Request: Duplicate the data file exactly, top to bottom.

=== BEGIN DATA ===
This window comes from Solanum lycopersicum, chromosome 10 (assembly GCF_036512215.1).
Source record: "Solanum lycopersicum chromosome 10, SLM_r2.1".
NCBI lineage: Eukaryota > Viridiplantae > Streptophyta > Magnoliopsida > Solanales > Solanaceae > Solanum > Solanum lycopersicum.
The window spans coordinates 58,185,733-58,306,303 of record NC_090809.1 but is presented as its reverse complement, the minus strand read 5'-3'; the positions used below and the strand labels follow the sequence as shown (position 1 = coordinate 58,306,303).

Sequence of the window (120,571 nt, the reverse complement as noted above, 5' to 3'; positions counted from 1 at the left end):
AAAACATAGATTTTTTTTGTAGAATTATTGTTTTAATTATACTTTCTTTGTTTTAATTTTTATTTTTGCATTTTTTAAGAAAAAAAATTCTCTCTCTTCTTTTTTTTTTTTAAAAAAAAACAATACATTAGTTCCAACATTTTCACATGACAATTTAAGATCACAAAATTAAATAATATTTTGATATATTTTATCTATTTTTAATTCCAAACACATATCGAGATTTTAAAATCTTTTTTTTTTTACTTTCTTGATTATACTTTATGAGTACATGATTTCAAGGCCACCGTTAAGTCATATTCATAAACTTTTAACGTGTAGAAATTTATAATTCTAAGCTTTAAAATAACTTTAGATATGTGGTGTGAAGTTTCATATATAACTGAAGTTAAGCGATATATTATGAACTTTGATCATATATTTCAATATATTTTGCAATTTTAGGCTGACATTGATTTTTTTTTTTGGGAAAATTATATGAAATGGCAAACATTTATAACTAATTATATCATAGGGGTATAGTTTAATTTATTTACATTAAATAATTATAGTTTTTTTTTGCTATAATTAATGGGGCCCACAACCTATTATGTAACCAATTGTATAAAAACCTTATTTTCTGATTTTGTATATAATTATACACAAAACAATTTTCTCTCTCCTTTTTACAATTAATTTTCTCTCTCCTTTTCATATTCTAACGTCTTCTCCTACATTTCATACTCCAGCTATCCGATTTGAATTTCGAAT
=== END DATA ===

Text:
This window comes from Solanum lycopersicum, chromosome 10 (assembly GCF_036512215.1).
Source record: "Solanum lycopersicum chromosome 10, SLM_r2.1".
NCBI lineage: Eukaryota > Viridiplantae > Streptophyta > Magnoliopsida > Solanales > Solanaceae > Solanum > Solanum lycopersicum.
The window spans coordinates 58,185,733-58,306,303 of record NC_090809.1 but is presented as its reverse complement, the minus strand read 5'-3'; the positions used below and the strand labels follow the sequence as shown (position 1 = coordinate 58,306,303).

Sequence of the window (120,571 nt, the reverse complement as noted above, 5' to 3'; positions counted from 1 at the left end):
AAAACATAGATTTTTTTTGTAGAATTATTGTTTTAATTATACTTTCTTTGTTTTAATTTTTATTTTTGCATTTTTTAAGAAAAAAAATTCTCTCTCTTCTTTTTTTTTTTTAAAAAAAAACAATACATTAGTTCCAACATTTTCACATGACAATTTAAGATCACAAAATTAAATAATATTTTGATATATTTTATCTATTTTTAATTCCAAACACATATCGAGATTTTAAAATCTTTTTTTTTTTACTTTCTTGATTATACTTTATGAGTACATGATTTCAAGGCCACCGTTAAGTCATATTCATAAACTTTTAACGTGTAGAAATTTATAATTCTAAGCTTTAAAATAACTTTAGATATGTGGTGTGAAGTTTCATATATAACTGAAGTTAAGCGATATATTATGAACTTTGATCATATATTTCAATATATTTTGCAATTTTAGGCTGACATTGATTTTTTTTTTTGGGAAAATTATATGAAATGGCAAACATTTATAACTAATTATATCATAGGGGTATAGTTTAATTTATTTACATTAAATAATTATAGTTTTTTTTTGCTATAATTAATGGGGCCCACAACCTATTATGTAACCAATTGTATAAAAACCTTATTTTCTGATTTTGTATATAATTATACACAAAACAATTTTCTCTCTCCTTTTTACAATTAATTTTCTCTCTCCTTTTCATATTCTAACGTCTTCTCCTACATTTCATACTCCAGCTATCCGATTTGAATTTCGAAT